Thursday, December 15, 2016

A conundrum

So, who were the tradents of the biblical prophetic tradition, and what was their historical setting? As far as we can see from the sources in the ancient Near East, the recording of prophetic oracles usually took place in close proximity to the royal court or the temple—that is, offcial institutions—and was carried out by professional scribes. We can assume that the same was true for Israel and Judah. Nevertheless, this may not have been the case for the prophetic books of the Bible, which are mostly opposed to these institutions.—The Prophets of Israel, pages 150–51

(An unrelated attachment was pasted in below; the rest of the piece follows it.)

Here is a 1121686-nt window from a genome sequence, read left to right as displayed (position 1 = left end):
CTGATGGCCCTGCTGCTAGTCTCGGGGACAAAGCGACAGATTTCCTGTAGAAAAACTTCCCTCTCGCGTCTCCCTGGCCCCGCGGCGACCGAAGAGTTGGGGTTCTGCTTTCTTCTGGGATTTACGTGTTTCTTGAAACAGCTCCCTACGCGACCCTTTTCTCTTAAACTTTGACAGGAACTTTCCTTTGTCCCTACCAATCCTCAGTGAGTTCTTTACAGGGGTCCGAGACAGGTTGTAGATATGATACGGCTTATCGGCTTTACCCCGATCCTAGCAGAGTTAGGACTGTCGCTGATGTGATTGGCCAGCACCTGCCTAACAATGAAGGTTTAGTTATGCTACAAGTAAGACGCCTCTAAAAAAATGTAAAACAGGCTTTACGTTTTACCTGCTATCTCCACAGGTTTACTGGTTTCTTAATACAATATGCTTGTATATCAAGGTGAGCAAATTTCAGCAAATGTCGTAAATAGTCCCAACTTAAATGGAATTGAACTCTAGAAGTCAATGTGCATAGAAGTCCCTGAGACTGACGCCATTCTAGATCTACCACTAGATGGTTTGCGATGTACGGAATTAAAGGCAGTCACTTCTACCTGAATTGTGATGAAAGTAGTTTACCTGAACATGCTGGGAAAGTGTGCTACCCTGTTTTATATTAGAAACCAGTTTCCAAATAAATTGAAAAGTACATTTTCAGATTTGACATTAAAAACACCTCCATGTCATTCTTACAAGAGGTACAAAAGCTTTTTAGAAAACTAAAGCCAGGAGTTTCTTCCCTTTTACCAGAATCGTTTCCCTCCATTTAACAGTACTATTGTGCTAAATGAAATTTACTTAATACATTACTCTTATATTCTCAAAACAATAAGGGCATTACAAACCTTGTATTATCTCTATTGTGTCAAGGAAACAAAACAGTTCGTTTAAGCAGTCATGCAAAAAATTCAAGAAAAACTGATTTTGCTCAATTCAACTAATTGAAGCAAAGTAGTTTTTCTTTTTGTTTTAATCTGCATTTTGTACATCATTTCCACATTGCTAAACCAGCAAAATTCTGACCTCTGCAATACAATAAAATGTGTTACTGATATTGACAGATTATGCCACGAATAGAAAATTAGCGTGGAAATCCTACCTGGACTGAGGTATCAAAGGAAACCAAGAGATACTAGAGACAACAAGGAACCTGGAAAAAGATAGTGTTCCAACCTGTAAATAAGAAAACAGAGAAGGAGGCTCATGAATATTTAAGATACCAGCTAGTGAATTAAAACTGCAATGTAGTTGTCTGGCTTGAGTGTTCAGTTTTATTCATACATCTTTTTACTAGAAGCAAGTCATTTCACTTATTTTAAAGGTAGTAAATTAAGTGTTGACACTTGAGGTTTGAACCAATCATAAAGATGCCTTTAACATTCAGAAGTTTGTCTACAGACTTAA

<idle musing>
"Houston, we have a problem." Interesting, isn't it? Where do we go from here, then? Good question, which is why we have a billion theories—two or three for each scholar who's worked on it for the last 500 years of so : )

Seriously, we know it has to be trained and educated scribes. Typically, those exist in the temple or royal court; those are the only institutions that can afford to support the infrastructure necessary to provide the education necessary to learn to read and write. But the prophetic books are highly critical of these very structures...a conundrum!

The traditional answer has been that the prophetic books were recognized as inspired by YHWH and therefore preserved—even though they were highly critical of the very institutions preserving them. But, that begs the question, doesn't it?

So in the end, we don't really know...that's not very satisfying intellectually, is it? Maybe faith is the missing factor, then.

Just an
</idle musing>

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